Brush piles attract and help wildlife

Easy-to-build brush piles boost the cover quality of young forest and shrubland. Wildlife use them for nesting, resting, escaping from predators, keeping cool during hot weather, and staying warm and dry when it’s cold and stormy. (In winter, the core of a brush pile can be several degrees warmer than the air outside.)

image of a brush pile for wildlife
Maja Smith
This diagram shows one way to build a brush pile. Wildlife attracted to young forest and shrubland will use brush piles avidly.

New England cottontails home in on brush piles; they also get used by turtles, snakes, shrews, weasels, and even black bears if the piles are big enough. Birds that tuck themselves into brush piles include woodcock, ruffed grouse, bobwhite quail, sparrows, juncos, chickadees, and wrens.

image of new england cottontail
Bill Byrne
New England cottontails and other small mammals use brush piles; so do snakes, turtles, and even some birds.

Brush piles can be many different sizes, but a good standard dimension is 20 feet across and 4- to 8-feet tall.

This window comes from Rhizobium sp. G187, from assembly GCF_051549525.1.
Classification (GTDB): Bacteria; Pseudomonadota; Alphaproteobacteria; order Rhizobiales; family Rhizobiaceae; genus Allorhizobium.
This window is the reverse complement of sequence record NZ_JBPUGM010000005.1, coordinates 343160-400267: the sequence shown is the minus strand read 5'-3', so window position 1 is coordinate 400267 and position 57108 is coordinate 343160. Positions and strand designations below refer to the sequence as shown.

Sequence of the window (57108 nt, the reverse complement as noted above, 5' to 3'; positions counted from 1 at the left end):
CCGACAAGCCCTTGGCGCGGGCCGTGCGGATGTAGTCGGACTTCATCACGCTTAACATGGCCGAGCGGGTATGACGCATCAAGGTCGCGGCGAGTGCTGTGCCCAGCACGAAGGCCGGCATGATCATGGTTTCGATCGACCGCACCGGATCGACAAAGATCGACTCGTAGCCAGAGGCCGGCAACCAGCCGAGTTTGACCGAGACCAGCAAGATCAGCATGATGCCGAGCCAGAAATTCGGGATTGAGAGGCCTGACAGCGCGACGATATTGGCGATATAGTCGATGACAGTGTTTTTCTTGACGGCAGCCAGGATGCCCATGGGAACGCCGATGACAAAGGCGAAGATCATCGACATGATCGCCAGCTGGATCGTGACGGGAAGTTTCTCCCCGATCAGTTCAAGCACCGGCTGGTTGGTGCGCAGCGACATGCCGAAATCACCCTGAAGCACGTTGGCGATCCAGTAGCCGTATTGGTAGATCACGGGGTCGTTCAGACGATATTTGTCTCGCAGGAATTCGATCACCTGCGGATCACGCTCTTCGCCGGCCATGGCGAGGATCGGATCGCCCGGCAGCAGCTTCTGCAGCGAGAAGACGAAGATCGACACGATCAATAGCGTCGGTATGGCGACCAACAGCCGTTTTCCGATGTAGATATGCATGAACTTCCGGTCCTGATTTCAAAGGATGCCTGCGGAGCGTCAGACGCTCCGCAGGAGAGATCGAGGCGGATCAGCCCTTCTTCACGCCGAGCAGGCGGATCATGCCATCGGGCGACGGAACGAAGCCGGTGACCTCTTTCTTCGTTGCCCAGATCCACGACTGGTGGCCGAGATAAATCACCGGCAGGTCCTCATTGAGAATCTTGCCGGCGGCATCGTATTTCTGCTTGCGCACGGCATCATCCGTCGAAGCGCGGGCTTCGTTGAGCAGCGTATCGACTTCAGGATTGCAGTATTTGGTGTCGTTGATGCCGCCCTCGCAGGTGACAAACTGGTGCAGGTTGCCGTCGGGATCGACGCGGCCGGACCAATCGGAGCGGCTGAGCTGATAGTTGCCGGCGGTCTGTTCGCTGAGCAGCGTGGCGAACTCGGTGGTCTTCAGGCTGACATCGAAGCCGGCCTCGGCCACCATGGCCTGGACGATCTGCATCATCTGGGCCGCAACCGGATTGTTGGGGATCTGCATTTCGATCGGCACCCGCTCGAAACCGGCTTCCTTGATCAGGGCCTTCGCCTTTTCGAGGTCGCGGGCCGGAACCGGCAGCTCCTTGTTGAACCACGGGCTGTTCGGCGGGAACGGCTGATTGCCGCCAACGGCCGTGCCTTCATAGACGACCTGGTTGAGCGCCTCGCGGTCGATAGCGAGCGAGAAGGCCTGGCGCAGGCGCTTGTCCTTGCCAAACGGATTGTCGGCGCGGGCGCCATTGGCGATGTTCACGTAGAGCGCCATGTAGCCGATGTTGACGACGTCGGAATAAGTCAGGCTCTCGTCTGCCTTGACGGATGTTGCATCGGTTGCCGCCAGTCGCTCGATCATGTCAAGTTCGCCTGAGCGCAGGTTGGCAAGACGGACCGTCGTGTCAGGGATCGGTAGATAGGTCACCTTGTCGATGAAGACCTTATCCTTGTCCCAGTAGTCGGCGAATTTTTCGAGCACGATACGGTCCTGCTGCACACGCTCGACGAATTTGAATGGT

Start with a foundation of logs 6 to 12 inches in diameter spaced about a foot apart, making a grid and allowing wildlife easy access at ground level. (You can also use large rocks for the first layer, or concrete blocks.)

Lay the second layer of smaller logs on top of and perpendicular to the base layer. Keep building upward with smaller logs and branches, then top off the pile with loose brush or pine boughs. Add new material to the top every few years to extend the brush pile’s life.

One to three brush piles per acre provides ample hiding cover. You can build them as a family or club activity. If you’re planning a timber harvest, ask your forester to specify in your contract that the logger construct brush piles using logs and branches that won’t be sold as wood products.

This brochure from the Virginia Department of Forestry offers more advice.